All told, 41 percent of Americans identify themselves as supporters of the movement, compared with a high of 47 percent last September. Forty-five percent oppose it; 14 percent have no opinion. Support has dropped disproportionately among young adults in that period, down 20 points from 51 percent to 31 percent.
While overall support is roughly balanced with overall opposition, “strong” opponents outnumber strong supporters by 2-1. But perhaps most damaging is the buzz: Fifty percent of Americans say the more they hear about the Tea Party, the less they like it; just 27 percent say they like it more. That compares with a much closer (albeit still negative) 43-34 percent split on this question in April 2010.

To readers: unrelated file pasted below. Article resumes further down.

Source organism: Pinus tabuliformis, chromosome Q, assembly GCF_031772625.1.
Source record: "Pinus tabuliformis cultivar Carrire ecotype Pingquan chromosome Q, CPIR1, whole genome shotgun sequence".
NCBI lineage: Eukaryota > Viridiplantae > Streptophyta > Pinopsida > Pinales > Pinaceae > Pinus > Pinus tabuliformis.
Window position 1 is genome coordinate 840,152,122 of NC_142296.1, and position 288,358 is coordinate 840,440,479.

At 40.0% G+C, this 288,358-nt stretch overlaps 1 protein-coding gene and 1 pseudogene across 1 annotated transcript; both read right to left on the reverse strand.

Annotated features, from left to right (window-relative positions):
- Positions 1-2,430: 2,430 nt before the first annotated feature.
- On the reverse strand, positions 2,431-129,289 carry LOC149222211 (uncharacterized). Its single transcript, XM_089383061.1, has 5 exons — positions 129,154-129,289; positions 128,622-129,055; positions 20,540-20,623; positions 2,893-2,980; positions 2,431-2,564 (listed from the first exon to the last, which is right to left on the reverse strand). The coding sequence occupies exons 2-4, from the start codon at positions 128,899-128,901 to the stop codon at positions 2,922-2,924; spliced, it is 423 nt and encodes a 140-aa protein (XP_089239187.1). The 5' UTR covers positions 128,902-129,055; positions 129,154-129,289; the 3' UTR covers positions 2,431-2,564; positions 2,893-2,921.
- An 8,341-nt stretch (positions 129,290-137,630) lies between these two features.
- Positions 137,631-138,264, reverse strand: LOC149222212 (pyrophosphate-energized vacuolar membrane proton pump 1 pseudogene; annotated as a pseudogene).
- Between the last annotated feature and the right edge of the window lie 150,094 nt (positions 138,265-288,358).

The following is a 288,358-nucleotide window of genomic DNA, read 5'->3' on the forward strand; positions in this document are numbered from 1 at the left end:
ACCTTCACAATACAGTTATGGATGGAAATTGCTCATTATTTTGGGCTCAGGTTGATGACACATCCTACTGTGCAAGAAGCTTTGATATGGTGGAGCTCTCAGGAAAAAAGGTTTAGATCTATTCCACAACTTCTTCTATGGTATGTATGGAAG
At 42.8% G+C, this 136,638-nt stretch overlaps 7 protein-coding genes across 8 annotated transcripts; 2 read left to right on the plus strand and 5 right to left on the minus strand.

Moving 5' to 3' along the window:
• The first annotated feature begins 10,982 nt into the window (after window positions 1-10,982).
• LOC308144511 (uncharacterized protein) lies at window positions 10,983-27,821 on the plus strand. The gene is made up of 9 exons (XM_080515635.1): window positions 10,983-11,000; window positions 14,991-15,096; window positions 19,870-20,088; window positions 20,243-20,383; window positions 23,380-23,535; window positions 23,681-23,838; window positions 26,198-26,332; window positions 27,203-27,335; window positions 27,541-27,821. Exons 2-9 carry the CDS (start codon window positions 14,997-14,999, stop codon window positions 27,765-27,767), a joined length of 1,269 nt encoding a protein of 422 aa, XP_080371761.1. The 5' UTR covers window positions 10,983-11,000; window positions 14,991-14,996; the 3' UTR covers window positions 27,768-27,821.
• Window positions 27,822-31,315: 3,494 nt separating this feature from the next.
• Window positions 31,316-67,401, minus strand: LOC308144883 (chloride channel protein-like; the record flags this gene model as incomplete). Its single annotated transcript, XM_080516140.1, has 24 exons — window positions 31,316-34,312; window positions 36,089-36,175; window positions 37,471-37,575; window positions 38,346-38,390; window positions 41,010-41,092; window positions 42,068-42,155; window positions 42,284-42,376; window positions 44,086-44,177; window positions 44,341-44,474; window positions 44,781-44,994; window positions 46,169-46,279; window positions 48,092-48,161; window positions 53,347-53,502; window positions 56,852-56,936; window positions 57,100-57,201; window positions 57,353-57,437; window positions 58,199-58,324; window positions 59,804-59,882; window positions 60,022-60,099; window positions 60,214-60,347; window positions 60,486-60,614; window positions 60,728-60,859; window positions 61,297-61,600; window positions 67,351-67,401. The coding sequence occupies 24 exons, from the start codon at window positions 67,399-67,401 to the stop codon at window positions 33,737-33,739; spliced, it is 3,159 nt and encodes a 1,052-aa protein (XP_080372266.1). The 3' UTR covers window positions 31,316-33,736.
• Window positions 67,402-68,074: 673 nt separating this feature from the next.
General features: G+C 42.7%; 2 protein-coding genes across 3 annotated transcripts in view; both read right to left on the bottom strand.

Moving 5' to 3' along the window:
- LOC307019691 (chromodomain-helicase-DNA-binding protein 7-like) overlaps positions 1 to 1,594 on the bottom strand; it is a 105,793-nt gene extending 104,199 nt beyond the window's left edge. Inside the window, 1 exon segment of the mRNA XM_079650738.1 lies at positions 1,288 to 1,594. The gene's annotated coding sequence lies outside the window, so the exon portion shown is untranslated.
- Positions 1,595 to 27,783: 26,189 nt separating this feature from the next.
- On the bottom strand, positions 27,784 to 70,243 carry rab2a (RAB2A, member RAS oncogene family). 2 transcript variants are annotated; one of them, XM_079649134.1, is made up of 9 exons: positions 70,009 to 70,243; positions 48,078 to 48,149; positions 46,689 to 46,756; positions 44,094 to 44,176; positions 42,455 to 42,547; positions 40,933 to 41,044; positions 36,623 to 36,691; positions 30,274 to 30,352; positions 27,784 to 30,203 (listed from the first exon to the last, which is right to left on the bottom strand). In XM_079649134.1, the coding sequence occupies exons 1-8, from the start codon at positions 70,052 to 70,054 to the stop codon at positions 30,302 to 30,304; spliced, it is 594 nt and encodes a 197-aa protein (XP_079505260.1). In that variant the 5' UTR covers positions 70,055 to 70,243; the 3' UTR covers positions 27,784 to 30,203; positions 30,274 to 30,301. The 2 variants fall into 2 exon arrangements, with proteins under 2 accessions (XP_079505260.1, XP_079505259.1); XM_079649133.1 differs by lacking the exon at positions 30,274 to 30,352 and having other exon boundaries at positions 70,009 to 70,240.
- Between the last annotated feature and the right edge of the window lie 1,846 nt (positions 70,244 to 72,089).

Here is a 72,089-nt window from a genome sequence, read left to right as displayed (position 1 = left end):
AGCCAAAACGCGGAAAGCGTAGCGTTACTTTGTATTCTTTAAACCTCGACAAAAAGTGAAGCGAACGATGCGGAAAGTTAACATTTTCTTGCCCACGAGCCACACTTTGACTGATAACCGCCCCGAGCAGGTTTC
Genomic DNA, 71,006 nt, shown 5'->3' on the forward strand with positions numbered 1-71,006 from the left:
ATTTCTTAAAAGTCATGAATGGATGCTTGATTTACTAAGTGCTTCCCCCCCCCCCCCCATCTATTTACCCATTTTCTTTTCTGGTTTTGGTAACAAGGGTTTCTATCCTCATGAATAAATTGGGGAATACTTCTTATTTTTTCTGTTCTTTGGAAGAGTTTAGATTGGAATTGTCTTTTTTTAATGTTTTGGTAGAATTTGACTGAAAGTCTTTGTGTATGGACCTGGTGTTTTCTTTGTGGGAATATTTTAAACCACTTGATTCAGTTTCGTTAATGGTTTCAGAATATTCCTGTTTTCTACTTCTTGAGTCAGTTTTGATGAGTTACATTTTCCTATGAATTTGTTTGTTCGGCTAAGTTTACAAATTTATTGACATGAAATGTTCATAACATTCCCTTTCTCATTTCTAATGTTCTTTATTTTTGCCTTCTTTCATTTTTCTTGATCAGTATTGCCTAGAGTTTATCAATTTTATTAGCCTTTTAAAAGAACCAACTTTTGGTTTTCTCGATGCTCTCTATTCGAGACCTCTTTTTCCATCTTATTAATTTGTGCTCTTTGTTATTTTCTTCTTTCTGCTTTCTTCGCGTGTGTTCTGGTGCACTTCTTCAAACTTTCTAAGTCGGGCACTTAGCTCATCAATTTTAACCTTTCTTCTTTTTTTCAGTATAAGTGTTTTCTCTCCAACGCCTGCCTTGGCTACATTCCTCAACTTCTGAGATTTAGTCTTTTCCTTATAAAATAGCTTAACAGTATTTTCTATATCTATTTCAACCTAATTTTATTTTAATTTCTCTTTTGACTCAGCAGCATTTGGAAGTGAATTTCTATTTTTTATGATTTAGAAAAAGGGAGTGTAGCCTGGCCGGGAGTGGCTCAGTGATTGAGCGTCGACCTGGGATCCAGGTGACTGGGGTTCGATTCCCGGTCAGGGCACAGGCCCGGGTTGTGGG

These views have grown more negative particularly among young adults, seniors, women, moderates and people in the $50,000 to $100,000 income range, all with 10- to 17-point increases in “like it less” responses as they hear more about the Tea Party movement.